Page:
Two professors at Louisiana State University (LSU) have developed a saliva-based test to help track COVID-19 in children in kindergarten through twelfth grade and school teachers, the university said in a statement.
The test was developed by LSU professors Stephania Cormier, a respiratory immunologist, and Rebecca Christofferson, an emerging virus expert. The test in question would make it easier to track COVID-19 as opposed to the regular nasal swabs.
“Realizing how the discomfort of nasopharyngeal swabs deep inside the nose may prevent some people from seeking out, agreeing to, and/or repeating testing, Cormier began thinking of saliva as an alternative source for samples,” the LSU News stated.
Even though samples from the nasopharyngeal area is the most common type of test for diseases like COVID-19, they have never been used to such a scale such as during the pandemic. Furthermore, the test poses more hassles than just discomfort in the individuals getting their nose swabbed for testing. One of which is that the test is required to be done by healthcare professionals. The test also requires a vial for transporting the swabbed sample, for the purpose of storage and transportation.
Moreover, since the test requires a nasal swab, it often makes individuals taking the test sneeze, which means that the test administrator needs to be dressed in full protective gear.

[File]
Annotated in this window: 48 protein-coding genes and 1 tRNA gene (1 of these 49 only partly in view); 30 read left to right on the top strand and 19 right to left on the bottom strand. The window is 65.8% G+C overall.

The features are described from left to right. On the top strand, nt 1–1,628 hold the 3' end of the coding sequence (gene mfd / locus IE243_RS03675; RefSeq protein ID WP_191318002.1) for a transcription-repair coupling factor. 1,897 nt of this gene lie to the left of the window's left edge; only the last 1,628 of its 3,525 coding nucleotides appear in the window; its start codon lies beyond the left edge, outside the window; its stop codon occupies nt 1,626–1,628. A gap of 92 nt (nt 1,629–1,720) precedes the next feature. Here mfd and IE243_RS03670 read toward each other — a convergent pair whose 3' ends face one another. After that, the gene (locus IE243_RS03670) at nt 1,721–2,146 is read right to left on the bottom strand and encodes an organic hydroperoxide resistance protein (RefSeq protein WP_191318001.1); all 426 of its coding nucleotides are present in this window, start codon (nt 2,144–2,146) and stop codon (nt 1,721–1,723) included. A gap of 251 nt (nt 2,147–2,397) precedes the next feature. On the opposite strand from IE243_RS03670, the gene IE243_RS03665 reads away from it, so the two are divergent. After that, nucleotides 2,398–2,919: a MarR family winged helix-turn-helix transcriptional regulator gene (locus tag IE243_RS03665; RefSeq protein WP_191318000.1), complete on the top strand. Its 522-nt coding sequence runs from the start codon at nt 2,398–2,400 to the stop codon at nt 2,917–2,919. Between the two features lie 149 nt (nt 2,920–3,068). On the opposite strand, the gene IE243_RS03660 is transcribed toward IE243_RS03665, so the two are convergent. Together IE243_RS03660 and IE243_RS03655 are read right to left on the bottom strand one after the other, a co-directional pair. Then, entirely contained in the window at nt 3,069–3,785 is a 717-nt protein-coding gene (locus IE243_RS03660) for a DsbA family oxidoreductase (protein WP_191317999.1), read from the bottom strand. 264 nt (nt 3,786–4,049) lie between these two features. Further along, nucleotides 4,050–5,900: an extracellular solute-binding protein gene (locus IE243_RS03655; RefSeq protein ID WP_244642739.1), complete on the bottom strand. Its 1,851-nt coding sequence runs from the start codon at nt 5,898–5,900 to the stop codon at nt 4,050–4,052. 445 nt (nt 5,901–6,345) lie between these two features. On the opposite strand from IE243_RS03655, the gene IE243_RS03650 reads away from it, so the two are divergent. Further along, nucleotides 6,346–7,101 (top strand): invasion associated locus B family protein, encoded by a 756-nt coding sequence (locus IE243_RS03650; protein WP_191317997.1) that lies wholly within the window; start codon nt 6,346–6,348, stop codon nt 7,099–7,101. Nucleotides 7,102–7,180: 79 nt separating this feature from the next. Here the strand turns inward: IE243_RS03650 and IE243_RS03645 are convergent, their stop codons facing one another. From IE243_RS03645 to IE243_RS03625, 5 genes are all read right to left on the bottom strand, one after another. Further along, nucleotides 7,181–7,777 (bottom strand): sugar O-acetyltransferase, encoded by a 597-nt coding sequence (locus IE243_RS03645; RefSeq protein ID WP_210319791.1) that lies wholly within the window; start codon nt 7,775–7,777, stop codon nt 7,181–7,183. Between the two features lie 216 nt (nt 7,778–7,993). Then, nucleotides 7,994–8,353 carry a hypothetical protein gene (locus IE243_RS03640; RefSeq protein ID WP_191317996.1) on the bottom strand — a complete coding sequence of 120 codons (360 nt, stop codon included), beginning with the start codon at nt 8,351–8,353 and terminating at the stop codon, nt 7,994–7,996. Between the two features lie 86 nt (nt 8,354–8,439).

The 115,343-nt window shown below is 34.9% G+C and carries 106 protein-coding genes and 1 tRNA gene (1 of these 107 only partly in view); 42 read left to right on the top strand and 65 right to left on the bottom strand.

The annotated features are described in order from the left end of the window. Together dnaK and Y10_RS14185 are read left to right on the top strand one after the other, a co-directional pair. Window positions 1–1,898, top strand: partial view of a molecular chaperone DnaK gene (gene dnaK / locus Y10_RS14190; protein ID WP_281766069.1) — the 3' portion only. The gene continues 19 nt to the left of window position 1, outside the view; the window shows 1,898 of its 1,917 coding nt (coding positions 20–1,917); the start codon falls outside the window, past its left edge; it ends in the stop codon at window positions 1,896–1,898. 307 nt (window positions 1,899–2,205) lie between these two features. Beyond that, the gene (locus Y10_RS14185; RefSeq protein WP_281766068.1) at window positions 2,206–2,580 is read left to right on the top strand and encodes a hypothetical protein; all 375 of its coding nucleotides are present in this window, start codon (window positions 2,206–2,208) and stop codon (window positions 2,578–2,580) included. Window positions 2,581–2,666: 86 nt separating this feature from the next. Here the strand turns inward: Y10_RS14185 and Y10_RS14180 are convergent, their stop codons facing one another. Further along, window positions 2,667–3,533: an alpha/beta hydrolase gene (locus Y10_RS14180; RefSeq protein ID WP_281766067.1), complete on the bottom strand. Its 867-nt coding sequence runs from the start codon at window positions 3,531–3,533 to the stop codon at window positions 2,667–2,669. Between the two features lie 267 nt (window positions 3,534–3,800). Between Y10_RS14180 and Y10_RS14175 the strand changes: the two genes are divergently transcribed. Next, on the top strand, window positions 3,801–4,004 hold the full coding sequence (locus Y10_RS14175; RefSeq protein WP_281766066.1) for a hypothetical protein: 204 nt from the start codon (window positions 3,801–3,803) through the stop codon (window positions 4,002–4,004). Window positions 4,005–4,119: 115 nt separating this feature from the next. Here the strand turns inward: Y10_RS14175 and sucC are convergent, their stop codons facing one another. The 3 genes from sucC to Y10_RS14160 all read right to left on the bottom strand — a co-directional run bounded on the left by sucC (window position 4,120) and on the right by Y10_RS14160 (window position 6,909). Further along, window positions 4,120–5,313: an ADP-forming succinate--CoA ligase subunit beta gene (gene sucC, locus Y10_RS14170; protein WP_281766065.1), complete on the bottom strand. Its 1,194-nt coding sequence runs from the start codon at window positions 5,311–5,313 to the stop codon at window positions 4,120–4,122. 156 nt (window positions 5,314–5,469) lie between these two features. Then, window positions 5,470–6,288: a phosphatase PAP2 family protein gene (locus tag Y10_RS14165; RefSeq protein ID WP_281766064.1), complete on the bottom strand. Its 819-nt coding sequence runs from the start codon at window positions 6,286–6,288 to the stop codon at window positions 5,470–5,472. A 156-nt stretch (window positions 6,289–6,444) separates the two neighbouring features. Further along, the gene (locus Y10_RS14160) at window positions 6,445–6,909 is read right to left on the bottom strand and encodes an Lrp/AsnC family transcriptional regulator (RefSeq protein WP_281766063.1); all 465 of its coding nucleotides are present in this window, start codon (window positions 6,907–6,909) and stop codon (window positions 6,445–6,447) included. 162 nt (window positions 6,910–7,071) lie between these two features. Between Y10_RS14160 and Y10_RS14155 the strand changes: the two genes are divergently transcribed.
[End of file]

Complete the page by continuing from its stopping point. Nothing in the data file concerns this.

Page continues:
Saliva-based tests present fewer hassles. It also means that people will be less uncomfortable with it.
“This is especially important for repeated testing of surveillance or research because it could decrease the number of people who drop out of a study,” Christofferson said.
“We found saliva-based tests to be as accurate as nasopharyngeal swabs. A positive result with a nasopharyngeal swab meant a positive result with saliva, and so on,” she said.
This doesn’t mean that the saliva-based tests are completely hassle-free. A few challenges to switching to a saliva-based test are explaining to people what the sample requires, and what interferes with the testing process.
“Snot is not saliva. We don’t want people to just clear their sinuses to give us what’s in there. We basically need you to drool into a tube, no snot. Also, bits of food in the sample is less than ideal,” Christofferson said.
Furthermore, anything that might hinder the processing of the saliva sample will interfere with the testing and won’t give a proper indication of whether the individual is infected with COVID-19.